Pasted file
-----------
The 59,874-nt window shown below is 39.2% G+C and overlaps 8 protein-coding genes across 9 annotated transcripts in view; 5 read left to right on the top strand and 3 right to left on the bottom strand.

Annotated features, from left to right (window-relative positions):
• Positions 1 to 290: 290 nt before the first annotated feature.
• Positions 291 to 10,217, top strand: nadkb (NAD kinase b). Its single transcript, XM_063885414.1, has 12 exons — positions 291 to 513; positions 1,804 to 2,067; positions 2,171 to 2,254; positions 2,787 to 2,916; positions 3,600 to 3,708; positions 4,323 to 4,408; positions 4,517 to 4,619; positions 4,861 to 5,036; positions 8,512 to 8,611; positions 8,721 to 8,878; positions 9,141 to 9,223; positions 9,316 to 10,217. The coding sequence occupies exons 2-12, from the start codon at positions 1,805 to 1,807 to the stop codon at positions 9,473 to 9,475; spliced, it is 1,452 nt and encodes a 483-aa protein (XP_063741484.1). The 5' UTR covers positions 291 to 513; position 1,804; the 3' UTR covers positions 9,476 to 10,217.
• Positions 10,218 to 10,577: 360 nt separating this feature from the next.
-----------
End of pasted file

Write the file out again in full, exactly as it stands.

The 59,874-nt window shown below is 39.2% G+C and overlaps 8 protein-coding genes across 9 annotated transcripts in view; 5 read left to right on the top strand and 3 right to left on the bottom strand.

Annotated features, from left to right (window-relative positions):
• Positions 1 to 290: 290 nt before the first annotated feature.
• Positions 291 to 10,217, top strand: nadkb (NAD kinase b). Its single transcript, XM_063885414.1, has 12 exons — positions 291 to 513; positions 1,804 to 2,067; positions 2,171 to 2,254; positions 2,787 to 2,916; positions 3,600 to 3,708; positions 4,323 to 4,408; positions 4,517 to 4,619; positions 4,861 to 5,036; positions 8,512 to 8,611; positions 8,721 to 8,878; positions 9,141 to 9,223; positions 9,316 to 10,217. The coding sequence occupies exons 2-12, from the start codon at positions 1,805 to 1,807 to the stop codon at positions 9,473 to 9,475; spliced, it is 1,452 nt and encodes a 483-aa protein (XP_063741484.1). The 5' UTR covers positions 291 to 513; position 1,804; the 3' UTR covers positions 9,476 to 10,217.
• Positions 10,218 to 10,577: 360 nt separating this feature from the next.